Restoration Silviculture: An Ecophysiological Perspective - Lessons learned across 40 years

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Steven C Grossnickle

Abstract

Involvement in forest restoration programs across North America for the past 40 years, dealing with nursery cultural practices, operational seedling quality programs and defining seedling performance on restoration sites has given me a unique perspective, which I have used to examine programs from both a research and operational perspective. Certain biological patterns and themes continually appeared across these programs and this paper discusses five of the most common themes.Learning To Think Like a Tree – It is important for practitioners to develop an understanding of the ecophysiological performance of tree species in a nursery or forest restoration program in order to understand how seedlings grow. This understanding leads to sound biologically based cultural decisions to improve seedling performance.Stress and the Cyclical Nature of Stress Resistance – Seedlings are exposed to stress when environmental conditions limit their performance. Plants develop physiological resistance attributes to mitigate stress and these attributes change throughout the seasonal cycle. Practitioners have developed hardening cultural practices that enhance seedling stress resistance, thereby improving seedling quality and site restoration success.Seedling Quality: Product versus Process – Seedling quality is an important component of successful restoration. Typically seedling quality is examined from a product perspective, thus defining functional integrity, operational grading or sometimes performance potential. An alternative approach monitors the process, with product quality the final output.Planting Stress and Seedling Establishment – Planting stress is prevalent in forest restoration. The act of planting can result in a seedling that does not have proper connections for water movement through the soil-plant-atmosphere continuum (SPAC). Seedling water stress, reduced growth performance and potentially death can occur if this SPAC connection is not restored.Seedling Death: Sometimes Simple and Sometimes Complicated – Seedling death can occur in restoration programs as a result of environmental extremes or incorrect management practices. Some problems can be easy to diagnose and correct practices can be implemented to rectify the problem. Other times, issues are complicated and it can be a challenge to define the potential factors causing seedling death.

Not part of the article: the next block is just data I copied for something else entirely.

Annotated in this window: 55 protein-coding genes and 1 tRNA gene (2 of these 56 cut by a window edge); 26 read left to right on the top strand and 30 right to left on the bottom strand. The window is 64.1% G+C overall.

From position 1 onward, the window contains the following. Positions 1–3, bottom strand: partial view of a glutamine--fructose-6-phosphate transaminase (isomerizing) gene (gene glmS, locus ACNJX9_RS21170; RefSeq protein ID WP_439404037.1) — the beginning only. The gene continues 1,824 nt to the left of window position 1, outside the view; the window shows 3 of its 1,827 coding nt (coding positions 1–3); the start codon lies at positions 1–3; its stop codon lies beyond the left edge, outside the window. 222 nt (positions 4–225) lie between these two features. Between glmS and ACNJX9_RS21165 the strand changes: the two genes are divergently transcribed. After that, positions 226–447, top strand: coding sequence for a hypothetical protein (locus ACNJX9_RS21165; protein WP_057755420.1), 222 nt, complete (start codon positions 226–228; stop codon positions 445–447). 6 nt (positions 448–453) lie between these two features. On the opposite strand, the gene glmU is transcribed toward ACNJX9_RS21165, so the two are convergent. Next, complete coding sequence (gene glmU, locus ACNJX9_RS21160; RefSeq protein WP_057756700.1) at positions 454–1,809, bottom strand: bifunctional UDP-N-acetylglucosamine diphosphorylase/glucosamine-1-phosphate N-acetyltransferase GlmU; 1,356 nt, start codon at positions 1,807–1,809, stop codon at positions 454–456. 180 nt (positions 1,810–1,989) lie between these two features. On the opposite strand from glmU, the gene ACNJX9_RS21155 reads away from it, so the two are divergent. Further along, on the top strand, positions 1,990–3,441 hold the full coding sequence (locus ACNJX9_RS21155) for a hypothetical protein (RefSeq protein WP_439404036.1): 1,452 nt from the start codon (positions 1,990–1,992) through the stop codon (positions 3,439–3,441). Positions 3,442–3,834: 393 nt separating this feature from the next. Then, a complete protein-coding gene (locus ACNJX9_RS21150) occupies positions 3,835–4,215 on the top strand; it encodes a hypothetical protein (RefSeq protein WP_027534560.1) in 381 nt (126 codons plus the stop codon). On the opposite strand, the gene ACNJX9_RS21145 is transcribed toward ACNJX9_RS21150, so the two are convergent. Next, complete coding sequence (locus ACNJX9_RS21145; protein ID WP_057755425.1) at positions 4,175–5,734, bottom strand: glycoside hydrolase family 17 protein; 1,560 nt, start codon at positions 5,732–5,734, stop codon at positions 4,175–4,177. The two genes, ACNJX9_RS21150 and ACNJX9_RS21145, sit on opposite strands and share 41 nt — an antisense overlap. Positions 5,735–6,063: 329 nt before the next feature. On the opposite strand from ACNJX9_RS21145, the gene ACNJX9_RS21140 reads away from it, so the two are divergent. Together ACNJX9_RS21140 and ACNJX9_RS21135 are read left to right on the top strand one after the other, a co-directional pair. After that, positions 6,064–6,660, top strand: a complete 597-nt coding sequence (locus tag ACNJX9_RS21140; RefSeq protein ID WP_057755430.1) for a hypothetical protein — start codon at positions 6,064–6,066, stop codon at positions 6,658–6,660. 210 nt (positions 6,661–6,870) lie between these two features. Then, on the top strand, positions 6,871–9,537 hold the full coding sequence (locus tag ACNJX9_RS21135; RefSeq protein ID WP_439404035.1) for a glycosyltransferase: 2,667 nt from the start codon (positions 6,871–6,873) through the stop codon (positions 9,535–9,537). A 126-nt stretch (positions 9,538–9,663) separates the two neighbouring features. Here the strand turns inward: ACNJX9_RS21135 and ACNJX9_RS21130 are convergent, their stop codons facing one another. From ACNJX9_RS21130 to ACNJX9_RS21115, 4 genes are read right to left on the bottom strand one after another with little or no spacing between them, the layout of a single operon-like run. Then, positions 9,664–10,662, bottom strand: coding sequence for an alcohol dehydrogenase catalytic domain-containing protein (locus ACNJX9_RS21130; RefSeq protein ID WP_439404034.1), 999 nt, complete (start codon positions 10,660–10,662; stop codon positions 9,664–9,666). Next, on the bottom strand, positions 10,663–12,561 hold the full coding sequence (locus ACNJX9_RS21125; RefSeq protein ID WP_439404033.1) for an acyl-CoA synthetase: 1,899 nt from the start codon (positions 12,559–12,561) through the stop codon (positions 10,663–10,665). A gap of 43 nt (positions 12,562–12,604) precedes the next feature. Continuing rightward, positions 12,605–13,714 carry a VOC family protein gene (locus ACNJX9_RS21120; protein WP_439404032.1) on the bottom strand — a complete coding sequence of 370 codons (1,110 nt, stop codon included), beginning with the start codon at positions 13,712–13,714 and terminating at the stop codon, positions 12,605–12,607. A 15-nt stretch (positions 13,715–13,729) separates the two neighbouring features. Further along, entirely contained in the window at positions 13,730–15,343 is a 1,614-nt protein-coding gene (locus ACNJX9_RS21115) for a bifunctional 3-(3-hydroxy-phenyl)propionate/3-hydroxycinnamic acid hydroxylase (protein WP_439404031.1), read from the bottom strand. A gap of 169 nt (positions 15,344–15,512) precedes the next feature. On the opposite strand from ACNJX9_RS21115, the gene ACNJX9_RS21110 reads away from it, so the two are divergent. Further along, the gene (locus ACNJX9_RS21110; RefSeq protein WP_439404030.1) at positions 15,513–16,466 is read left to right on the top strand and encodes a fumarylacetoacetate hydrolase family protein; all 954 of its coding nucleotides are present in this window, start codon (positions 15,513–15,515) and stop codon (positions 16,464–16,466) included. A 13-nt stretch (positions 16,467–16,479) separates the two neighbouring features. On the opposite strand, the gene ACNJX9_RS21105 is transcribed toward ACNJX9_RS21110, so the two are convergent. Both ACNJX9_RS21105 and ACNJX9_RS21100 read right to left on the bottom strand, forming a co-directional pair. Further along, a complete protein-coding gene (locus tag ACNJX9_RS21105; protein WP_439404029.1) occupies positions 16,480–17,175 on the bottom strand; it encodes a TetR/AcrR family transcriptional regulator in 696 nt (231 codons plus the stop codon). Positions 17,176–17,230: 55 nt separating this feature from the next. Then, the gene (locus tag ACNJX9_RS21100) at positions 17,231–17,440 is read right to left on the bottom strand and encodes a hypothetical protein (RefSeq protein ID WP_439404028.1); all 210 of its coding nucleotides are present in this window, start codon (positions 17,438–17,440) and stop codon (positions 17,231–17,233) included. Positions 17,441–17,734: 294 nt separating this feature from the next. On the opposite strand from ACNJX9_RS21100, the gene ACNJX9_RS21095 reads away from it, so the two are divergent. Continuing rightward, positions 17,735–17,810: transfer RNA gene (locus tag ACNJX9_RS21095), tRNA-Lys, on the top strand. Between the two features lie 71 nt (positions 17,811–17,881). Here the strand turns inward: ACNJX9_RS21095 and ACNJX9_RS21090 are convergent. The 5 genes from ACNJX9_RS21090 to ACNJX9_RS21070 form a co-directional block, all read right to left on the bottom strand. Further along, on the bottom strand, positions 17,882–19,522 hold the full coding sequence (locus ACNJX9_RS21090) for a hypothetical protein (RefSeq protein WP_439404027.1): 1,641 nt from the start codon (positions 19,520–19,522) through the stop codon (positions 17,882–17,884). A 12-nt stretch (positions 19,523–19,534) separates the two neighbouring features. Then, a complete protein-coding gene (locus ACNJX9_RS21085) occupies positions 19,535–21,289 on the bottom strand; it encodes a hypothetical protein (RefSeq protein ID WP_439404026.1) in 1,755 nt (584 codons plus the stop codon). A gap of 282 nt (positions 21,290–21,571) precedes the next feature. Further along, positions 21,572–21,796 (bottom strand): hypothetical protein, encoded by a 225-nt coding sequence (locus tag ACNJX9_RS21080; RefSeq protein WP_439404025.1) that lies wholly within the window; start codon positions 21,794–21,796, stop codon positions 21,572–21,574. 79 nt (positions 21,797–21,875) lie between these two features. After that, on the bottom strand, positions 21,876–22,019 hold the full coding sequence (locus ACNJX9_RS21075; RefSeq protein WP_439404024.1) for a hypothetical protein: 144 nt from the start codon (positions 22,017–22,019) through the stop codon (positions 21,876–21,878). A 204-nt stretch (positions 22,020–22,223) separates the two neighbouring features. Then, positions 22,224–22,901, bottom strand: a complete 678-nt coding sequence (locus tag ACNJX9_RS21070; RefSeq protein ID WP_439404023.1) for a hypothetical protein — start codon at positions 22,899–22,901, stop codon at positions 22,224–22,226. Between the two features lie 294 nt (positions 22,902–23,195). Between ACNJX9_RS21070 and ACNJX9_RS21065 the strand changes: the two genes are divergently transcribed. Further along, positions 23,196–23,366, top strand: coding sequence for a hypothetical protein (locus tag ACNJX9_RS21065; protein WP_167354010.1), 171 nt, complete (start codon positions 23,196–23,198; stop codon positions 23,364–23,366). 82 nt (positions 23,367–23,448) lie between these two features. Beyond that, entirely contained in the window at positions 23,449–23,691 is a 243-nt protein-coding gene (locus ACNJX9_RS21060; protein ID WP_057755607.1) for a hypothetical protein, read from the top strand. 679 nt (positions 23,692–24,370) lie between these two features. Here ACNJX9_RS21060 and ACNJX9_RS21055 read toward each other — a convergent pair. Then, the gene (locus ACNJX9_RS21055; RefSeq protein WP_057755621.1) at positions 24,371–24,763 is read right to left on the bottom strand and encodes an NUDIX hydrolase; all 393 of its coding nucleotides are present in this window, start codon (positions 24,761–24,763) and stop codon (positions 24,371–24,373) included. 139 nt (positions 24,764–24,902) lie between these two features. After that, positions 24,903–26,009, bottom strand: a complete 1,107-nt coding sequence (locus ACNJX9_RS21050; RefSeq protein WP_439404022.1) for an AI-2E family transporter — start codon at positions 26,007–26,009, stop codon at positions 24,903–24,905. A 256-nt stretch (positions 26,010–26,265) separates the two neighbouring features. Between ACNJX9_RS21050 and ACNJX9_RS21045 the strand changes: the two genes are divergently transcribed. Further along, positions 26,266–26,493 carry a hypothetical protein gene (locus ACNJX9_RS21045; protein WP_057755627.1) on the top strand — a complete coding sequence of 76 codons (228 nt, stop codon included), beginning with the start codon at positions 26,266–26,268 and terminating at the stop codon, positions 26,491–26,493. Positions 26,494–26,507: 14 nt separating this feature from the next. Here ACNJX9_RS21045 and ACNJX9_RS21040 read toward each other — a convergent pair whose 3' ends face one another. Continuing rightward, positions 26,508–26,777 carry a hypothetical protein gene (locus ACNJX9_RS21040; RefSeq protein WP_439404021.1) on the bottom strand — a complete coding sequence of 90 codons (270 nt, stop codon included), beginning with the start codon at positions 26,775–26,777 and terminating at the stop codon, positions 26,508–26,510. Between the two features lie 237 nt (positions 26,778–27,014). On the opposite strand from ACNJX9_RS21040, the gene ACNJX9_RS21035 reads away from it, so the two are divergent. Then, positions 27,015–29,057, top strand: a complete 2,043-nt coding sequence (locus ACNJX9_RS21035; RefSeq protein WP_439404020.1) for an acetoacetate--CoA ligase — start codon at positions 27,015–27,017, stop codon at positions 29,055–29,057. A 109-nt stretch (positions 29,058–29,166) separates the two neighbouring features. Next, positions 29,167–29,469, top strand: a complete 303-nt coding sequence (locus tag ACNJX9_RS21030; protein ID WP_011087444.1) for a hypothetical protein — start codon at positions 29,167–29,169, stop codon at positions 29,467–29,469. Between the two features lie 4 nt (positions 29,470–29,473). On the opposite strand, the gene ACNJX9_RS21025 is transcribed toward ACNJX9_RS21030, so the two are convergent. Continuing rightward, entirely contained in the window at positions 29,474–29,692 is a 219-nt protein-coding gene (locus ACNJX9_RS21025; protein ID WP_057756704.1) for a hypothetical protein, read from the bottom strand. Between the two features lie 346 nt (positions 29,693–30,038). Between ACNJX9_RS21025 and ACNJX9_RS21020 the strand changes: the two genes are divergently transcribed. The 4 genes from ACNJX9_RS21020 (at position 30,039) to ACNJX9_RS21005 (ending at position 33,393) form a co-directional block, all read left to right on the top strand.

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GROSSNICKLE, Steven C. Restoration Silviculture: An Ecophysiological Perspective - Lessons learned across 40 years. REFORESTA, [S.l.], n. 1, p. 1-36, june 2016. ISSN 2466-4367. Available at: <http://journal.reforestationchallenges.org/index.php/REFOR/article/view/15>. Date accessed: 21 apr. 2018. doi: https://doi.org/10.21750/REFOR.1.02.2.
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